But after that, it's all a question of what you want to do and how you want to do it. Many, for example, will argue that MF is better than 35mm, or LF better than MF, but their terms of reference are necessarily carefully chosen. To choose such a limited argument, for soft focus colour, I find digital better than silver (Lensbabies on the D70, Thambar on the M8). But soft focus colour is such a small subset of what I shoot, let alone what anyone else shoots, that you can't base much of an argument on it.

    There's also an argument from necessity. Some of the best boxing pictures I jave ever seen were shot on 5x4 inch; some of the best yachting pictures I have ever seen were taken on half-plate. But that's what they had. I strongly suspect that the same photographers could have done as well with 35mm (boxing) or Hasselblad (yachting), if they had had access to, and experience of, those cameras.

    Some film addicts are in the latter category, that of necessity: they can't afford decent digital equipment. Others have good film equipment, and know that no matter what they spent, digi wouldn't give them what they want. Yet others would rather spend as much as possible on taking pictures, and as little as possible on equipment, because every penny spent on kit is money not available for travel and shooting. The whole brew is so complex that a single rather weak and highly disputable argument -- pixel/film equivalents for the smallest commonly used film format -- is not a lot of use.

    Cheers,

    Roger
    Free Photography Information on My Website
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  7. #17

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    In motion picture film, there are type of resolutions - spatial resolution and temporal resolution. Spatial resolutions are those number of pixels per frame you are discussing above. Temporal resolution is the resolution per second that can give to an audience.

    Many video format uses interlace format and employ interlace filter to solve the problem but reduce the sharpness of the image at the same time. 35MM film can shoot slow motion (high temporal resolution) very easy just by speeding up the motor. However, digital is a lot more complicated in doing so that requires a lot of electronics and lower the picture quality.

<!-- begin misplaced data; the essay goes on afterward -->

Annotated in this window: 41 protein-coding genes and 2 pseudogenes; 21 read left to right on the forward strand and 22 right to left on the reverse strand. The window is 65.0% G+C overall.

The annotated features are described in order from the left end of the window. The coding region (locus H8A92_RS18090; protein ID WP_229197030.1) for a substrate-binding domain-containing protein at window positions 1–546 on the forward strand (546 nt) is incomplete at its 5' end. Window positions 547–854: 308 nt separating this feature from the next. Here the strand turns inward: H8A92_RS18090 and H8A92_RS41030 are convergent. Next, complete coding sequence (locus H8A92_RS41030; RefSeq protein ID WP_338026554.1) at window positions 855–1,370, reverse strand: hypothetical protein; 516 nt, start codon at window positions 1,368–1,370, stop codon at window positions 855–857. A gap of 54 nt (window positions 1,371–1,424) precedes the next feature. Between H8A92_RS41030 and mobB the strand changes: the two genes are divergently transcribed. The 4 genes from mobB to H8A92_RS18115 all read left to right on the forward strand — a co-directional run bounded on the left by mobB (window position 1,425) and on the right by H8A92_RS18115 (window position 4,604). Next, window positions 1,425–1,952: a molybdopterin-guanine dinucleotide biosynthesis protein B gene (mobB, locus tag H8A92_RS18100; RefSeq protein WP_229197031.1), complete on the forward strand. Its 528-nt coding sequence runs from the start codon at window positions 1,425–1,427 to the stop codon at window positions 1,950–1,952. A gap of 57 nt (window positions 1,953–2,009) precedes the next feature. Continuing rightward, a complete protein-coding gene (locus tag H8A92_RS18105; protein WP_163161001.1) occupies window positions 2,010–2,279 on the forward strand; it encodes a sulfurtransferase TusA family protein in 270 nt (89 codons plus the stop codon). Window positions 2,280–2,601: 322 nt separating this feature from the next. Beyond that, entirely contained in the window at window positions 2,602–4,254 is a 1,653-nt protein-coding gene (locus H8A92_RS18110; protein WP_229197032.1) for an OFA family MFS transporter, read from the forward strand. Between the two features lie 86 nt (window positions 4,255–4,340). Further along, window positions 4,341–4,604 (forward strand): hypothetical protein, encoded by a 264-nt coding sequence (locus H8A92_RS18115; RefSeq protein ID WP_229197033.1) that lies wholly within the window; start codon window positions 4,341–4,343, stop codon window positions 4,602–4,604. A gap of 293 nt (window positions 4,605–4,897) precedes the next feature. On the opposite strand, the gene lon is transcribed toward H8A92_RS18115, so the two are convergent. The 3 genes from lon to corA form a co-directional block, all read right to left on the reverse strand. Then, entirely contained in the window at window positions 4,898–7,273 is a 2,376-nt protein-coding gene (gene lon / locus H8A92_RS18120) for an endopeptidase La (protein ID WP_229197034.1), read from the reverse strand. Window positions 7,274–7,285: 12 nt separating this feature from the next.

8. #18
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    I believe myself, from some tests, that a very high resolution scan of an analog negative or slide such as described by Bob Teague earlier, which is then digitally printed on the best quality digital printer, can approach or surpass a full analog print. It cannot equal analog in stability, but in pictorial quality it can.

    This hybrid allows one to produce some very high quality prints from 35mm and repair damage to old negatives or slides.

    How did I come to this conclusion?

    I have some very old (50 years or so) slides that have a lot of scratches on them. I have been able to scan them at high resolution and in PS remove the scratches and marks and then make some very nice prints up to 13" x 19" that equal or surpass the direct analog prints in overall quality (even discounting the repairs).

    Sure they won't last long, but they look nice hanging on the wall. Now, this may cause a firestorm here, but remember that I do agree that taking the original on digital would have yielded a vastly inferior product. I'm merely pointing out that analog + restoration -> digital print is a very useful path in producing some high quality prints.

    And, it requires a high resolution scan to achieve any degree of quality as noted above. The data is there!

    PE

  9. #19
    roteague's Avatar
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    Quote Originally Posted by Photo Engineer View Post
    And, it requires a high resolution scan to achieve any degree of quality as noted above. The data is there!

    PE
    You're right Ron. It takes a high resolution scan to bring out all that there is on the original transparency. I generally scan to 5400dpi, but output at 4000dpi. With a 16-bit scan, this creates about a 200 MB file.

    Additionally, I use tools like multiple sampling (for 35mm I use 8X sampling) to bring out the shadow details. I also use Kodak SHO (shadow details, but mine only works in 8-bit mode), Kodak GEM (to clean up the grain), and other tools. Done correctly, and with a bit of hard work, these will create an image, IMO, that surpasses what can come out of any DSLR.
    Robert M. Teague
    www.visionlandscapes.com
    www.apug.org/forums/portfolios.php?u=2235

    "A man who works with his hands is a laborer; a man who works with his hands and his brain is a craftsman; a man who works with his hands and his brain and his heart is an artist" -- Louis Nizer

  10. #20

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    I'd be interested if anyone has experience making B&W, RA-4, or Ilfochrome prints from film, scanned then output using a digital enlarger. Please let me know if this question strays too far in to hybridphoto territory.

    - Justin